A new production of Britten’s masterly reworking of one of the most popular of all operas written for the British stage.
The Royal Opera continues its series of chamber operas by Benjamin Britten with a new production of Britten’s masterly reworking of one of the most popular of all operas written for the British stage: The Beggar’s Opera.
First seen in 1728, the Beggar’s Opera combined popular tunes of the day from England, Scotland and Ireland (with some Handel and Purcell thrown in) as it depicted the goings-on in London’s criminal underworld.
Darkly satirical of human nature – its vices much more than its virtues – the story follows Macheath and his love Polly Peachum from criminal success to the gallows.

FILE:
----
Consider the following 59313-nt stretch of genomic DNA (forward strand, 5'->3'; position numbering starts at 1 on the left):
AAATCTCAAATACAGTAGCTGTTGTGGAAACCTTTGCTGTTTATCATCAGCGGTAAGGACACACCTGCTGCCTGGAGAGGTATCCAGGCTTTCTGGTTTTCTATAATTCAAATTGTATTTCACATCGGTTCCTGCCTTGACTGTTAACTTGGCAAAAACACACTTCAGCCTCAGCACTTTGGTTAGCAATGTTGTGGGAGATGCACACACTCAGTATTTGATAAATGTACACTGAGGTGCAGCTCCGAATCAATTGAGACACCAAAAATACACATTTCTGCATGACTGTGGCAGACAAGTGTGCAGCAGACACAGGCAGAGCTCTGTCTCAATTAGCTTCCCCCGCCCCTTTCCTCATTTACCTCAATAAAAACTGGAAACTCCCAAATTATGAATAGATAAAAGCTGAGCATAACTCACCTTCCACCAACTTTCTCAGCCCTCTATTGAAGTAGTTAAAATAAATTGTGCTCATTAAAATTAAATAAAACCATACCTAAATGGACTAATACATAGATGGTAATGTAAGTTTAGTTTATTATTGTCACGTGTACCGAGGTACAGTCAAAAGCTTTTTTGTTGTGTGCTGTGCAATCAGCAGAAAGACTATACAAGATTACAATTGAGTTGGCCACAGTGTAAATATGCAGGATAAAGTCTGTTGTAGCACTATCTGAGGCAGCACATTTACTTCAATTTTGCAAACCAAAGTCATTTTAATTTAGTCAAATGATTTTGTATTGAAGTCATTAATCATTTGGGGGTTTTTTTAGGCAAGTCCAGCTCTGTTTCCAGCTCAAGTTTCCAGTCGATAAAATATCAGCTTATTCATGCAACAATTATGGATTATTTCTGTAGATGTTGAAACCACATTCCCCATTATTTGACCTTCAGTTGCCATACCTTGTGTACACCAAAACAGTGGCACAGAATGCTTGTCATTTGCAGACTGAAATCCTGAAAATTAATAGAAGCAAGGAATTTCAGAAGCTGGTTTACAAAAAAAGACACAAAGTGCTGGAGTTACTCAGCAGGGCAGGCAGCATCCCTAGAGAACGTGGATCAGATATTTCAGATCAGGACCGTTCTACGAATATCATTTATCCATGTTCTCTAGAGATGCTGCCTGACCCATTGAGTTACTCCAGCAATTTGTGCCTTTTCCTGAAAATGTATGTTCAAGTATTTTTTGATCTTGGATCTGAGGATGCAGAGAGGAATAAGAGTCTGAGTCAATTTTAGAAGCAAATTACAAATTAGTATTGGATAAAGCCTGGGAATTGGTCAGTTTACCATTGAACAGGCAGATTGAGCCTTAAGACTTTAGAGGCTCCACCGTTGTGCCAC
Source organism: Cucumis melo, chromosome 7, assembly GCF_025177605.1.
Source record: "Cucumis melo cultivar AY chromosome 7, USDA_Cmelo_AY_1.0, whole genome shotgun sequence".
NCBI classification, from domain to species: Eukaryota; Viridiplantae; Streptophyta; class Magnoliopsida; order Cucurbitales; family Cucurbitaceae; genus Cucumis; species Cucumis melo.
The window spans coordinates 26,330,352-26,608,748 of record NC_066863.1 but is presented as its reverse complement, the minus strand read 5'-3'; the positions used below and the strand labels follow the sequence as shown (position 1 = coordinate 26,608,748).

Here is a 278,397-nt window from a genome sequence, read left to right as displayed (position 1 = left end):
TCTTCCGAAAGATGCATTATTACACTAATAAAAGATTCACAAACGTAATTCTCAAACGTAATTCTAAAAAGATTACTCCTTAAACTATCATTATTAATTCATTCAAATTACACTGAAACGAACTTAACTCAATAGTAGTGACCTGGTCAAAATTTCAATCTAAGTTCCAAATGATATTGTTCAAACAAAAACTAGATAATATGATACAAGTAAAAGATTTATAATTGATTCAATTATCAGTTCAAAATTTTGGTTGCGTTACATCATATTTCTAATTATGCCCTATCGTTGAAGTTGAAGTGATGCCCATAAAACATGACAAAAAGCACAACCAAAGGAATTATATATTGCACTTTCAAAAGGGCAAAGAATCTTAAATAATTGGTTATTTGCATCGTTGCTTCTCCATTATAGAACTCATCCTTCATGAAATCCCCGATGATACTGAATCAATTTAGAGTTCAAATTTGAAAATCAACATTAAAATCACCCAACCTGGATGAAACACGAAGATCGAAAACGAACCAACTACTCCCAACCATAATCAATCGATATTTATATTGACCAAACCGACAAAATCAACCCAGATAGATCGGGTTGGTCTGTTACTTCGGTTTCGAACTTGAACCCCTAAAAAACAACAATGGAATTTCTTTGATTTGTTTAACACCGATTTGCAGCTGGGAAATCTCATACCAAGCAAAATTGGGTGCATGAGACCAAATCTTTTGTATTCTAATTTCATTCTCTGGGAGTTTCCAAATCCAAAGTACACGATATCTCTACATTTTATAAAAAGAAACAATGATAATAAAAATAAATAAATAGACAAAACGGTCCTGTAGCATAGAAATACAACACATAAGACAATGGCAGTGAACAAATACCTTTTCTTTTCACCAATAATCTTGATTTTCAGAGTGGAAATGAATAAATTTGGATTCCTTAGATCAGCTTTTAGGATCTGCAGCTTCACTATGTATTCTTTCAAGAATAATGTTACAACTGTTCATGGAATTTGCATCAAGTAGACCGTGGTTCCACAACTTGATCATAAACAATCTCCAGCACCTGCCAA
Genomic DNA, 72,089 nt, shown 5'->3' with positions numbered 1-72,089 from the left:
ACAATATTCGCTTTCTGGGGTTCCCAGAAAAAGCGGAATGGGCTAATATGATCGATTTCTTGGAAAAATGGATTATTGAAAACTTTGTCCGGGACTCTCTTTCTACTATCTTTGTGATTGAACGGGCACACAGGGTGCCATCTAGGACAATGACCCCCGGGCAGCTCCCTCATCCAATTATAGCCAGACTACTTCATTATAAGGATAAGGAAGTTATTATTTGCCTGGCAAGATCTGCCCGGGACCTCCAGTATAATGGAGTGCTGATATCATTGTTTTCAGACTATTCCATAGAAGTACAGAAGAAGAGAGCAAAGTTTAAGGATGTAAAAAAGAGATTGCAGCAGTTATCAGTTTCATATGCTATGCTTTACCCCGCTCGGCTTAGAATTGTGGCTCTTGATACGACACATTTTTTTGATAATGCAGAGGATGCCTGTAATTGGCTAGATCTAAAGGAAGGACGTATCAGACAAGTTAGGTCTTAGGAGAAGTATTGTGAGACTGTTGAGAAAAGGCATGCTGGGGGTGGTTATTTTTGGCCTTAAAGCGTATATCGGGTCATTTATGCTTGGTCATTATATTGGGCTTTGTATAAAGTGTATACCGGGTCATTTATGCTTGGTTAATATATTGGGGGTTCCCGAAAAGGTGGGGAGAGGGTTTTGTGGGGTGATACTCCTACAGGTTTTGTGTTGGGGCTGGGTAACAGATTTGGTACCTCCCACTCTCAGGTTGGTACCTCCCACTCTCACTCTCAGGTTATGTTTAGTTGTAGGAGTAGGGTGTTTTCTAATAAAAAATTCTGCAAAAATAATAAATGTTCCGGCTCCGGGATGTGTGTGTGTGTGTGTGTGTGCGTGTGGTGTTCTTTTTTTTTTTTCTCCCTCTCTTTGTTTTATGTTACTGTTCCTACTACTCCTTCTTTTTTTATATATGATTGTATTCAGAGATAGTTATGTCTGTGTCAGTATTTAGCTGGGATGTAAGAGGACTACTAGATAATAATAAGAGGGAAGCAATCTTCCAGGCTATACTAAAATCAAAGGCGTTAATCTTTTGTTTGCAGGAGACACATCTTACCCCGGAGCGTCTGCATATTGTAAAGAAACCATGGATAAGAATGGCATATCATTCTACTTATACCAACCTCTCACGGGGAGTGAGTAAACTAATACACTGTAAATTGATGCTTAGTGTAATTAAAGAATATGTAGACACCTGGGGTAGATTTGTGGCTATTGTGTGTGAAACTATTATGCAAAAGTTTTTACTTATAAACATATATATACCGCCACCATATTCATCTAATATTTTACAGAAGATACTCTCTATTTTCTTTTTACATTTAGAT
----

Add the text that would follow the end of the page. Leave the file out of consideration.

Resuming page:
Many different versions have been made of The Beggar’s Opera, but Britten’s version, from 1948, stands out through its skilful, sensitive treatment of the original music that recast the work as a particularly fine fusion of old and new.
A strong cast of familiar Royal Opera performers appear alongside the City of London Sinfonia in this new production of The Beggar’s Opera directed by Justin Way.